Docker Has Been in an Acquisitive Mood Again, This Time Pulling in Infinit

Docker, the leading vendor in the container industry, has been dipping into its pockets again, this time to acquire French file sync company Infinit. Yep, Docker, the company whose core product is a container management and deployment technology, is acquiring a consumer file sync company.

At first glance, this is an odd acquisition. Infinit is a company with a product that appears similar to Aspera, Accellion, or even good old-fashioned FTP. If you need to share your files, but email send or receive limits are getting in the way, Infinit allows you to create a Share directly to other Infinit users or a link that can be emailed to non–Infinit users to access your files directly, thereby allowing them to download them for review or further work.

Image of Docker logo (a whale carrying a stack of containers), a plus symbol, and the Infinit logo

Docker and Infinit Tie the Knot

This is even more surprising when you consider that the company that Docker came from, dotCloud, provided a similar service. Then again, there appears to be nothing new under the sun. We all know that containers came from Linux chroot and Solaris Zones; all Docker did was make managing and deploying them simpler.

All in all, a very odd purchase. Then again, not so when we consider what is one of the most requested features for a Docker container: distributed storage.

This again seems odd, as originally the main tenet of a container was statelessness. However, as Solomon Hykes of Docker stated in his blog post informing us of the Infinit acquisition:

“At Docker we believe that tools should adapt to the people using them, not the other way around.”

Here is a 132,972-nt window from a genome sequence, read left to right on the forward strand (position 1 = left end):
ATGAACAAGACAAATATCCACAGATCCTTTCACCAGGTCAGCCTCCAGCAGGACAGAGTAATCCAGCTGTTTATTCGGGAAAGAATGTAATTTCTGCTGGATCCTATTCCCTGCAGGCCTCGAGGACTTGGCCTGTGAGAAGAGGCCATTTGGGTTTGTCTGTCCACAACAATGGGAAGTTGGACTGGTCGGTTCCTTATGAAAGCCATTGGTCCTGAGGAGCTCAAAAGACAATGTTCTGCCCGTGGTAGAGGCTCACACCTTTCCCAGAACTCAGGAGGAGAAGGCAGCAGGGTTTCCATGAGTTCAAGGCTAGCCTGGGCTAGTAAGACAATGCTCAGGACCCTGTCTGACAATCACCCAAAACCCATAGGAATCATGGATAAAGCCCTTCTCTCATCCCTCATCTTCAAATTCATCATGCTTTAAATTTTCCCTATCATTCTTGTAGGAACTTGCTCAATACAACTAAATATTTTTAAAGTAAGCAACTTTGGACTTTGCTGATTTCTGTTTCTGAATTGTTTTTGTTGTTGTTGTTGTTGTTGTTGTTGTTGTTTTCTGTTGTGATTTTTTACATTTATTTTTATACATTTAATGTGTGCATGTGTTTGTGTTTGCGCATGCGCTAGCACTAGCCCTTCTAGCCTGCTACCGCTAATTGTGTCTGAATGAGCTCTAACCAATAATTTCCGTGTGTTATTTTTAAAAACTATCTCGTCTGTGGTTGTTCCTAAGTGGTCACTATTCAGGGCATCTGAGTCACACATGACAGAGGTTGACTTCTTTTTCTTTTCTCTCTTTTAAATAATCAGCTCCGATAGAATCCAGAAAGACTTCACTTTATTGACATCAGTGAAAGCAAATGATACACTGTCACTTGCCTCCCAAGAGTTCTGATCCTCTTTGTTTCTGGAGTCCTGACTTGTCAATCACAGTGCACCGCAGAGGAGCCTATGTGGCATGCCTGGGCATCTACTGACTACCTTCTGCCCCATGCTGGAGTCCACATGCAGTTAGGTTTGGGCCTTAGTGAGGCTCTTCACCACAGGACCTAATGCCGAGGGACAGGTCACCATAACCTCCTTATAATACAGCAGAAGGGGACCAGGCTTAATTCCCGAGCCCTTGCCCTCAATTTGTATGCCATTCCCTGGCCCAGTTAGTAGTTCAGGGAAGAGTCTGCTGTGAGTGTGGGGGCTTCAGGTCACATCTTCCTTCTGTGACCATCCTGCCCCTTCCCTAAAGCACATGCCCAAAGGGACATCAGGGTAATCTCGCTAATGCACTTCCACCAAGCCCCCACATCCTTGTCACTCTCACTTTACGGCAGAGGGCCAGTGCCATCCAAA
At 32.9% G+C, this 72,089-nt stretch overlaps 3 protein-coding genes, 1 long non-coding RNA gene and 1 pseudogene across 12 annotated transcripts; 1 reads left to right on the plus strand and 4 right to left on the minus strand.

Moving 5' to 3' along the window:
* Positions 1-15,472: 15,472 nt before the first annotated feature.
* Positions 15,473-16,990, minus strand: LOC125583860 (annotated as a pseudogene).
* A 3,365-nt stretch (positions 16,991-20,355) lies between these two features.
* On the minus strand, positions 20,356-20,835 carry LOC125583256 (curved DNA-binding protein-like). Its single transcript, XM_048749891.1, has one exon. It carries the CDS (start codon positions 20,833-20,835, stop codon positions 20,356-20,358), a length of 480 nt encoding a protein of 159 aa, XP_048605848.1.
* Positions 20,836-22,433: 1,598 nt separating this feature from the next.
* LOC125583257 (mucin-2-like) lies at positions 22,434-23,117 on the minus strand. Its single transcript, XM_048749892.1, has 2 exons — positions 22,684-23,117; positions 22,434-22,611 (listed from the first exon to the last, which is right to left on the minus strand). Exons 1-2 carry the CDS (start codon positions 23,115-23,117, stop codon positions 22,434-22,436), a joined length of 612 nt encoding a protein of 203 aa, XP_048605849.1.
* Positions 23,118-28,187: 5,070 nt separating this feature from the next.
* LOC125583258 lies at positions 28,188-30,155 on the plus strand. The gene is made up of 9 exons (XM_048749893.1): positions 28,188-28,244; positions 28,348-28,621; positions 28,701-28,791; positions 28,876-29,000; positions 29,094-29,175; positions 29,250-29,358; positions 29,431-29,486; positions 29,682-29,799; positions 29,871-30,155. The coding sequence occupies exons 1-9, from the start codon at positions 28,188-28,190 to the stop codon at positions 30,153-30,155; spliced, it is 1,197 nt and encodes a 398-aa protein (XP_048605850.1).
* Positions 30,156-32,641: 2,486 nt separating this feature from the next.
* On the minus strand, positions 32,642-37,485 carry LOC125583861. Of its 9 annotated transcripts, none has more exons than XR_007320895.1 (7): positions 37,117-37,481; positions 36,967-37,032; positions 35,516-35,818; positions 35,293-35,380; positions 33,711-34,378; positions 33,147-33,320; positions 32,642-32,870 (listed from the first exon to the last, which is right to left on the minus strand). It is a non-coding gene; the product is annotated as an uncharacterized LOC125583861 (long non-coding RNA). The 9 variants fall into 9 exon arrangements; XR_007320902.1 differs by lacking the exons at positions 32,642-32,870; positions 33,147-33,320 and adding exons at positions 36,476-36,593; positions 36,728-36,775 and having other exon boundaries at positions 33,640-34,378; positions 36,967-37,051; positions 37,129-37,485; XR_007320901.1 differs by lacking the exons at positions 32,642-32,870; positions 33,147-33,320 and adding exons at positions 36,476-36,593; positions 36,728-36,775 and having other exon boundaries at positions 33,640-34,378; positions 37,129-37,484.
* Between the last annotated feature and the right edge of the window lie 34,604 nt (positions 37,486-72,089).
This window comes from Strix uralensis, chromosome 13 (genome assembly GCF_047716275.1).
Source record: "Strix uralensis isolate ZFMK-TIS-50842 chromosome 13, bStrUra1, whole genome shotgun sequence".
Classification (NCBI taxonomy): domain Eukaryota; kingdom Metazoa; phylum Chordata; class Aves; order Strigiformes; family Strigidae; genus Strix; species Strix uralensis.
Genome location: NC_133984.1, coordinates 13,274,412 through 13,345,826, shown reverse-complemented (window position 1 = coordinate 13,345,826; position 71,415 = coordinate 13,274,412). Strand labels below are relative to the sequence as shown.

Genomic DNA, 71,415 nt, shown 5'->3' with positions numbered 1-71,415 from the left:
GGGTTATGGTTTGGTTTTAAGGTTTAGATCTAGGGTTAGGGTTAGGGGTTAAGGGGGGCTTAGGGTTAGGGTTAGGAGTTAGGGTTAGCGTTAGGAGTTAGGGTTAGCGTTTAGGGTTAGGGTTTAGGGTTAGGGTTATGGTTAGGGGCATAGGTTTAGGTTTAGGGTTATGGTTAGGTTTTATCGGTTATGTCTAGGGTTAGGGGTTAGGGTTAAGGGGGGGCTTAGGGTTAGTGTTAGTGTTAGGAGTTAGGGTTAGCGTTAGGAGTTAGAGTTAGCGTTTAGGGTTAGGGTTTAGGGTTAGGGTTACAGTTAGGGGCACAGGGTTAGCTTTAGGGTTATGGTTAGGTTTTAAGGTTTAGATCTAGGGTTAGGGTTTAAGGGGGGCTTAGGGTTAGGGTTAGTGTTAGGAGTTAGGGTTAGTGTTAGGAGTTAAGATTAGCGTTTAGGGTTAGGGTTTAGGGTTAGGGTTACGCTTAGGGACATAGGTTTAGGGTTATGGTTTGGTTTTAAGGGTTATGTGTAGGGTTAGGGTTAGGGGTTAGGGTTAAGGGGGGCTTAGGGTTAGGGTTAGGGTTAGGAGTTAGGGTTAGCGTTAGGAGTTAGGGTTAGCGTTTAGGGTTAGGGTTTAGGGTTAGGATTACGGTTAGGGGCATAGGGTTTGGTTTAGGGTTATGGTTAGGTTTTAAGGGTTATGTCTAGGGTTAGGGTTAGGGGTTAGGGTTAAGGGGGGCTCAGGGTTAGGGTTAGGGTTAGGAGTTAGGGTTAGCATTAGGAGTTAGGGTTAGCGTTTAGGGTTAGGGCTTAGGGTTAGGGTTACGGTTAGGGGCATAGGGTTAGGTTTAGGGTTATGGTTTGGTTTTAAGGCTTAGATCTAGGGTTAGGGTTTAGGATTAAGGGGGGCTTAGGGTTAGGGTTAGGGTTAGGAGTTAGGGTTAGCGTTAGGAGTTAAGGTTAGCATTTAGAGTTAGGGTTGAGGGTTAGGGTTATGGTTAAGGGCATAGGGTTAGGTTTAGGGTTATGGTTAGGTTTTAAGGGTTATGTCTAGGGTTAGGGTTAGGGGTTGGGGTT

Users and developers of containers are attempting to shoehorn in applications that the original Docker developers never considered in their original specification, which purely considered next-generation cloud native applications. These legacy applications require storage, networking, and resilience, due to developers’ wish for the same portability they can obtain with virtual machine–based technology at the application layer and the need for multicontainer applications that are deployed in distributed systems. Basically, they need to ensure that all containers have access to the same storage—whether the container is deployed in a local data center, a colo environment, or one of many instances of various public clouds—and also the same networking stack.

The networking stack Docker solved with its acquisition of SocketPlane. The Infinit acquisition will solve the distributed storage issue with its yet-to-be-released infinit-cluster. For a more in-depth look at this solution, watch the video of the session that Infinit’s CTO Quentin Hocquet gave at the Docker Distributed Systems Summit in Berlin in October, where he laid out the architecture and demoed a three-node storage solution built from the technology.

How it scales is a question for the future, but it looks interesting. If—or more precisely, when—it is fully integrated into the Docker engine, it will be a powerful tool for the enabling of legacy designed applications.

Container technology is maturing, but apparently not in the direction the purists desire. It is becoming loaded down with legacy requirements that solve issues that should be designed out with the next-generation applications. The purist position is, however, being deprecated due to the desire of users and developers to continue developing applications in a distributed manner, with stateful entities and legacy resilience concepts. Docker’s position is understandable. It needs to continue to stay relevant, and its desire to move with the needs of the user is laudable and will enable it to do so. The only issue with this is that we will now have a technology that will be tethered to the old world, rather than being the forerunner of a true serverless and stateless paradigm.

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Tom Howarth
Tom Howarth is an IT Veteran of over 20 years experience and is the owner of PlanetVM.Net Ltd, Tom is a moderator of the VMware Communities forum. He is a contributing author on VMware vSphere(TM) and Virtual Infrastructure Security: Securing ESX and the Virtual Environment, and the forthcoming vSphere a Quick Guide. He regularly does huge virtualization projects for enterprises in the U.K. and elsewhere in EMEA. Tom was Elected vExpert for 2009 and each subsequent year thereafter.

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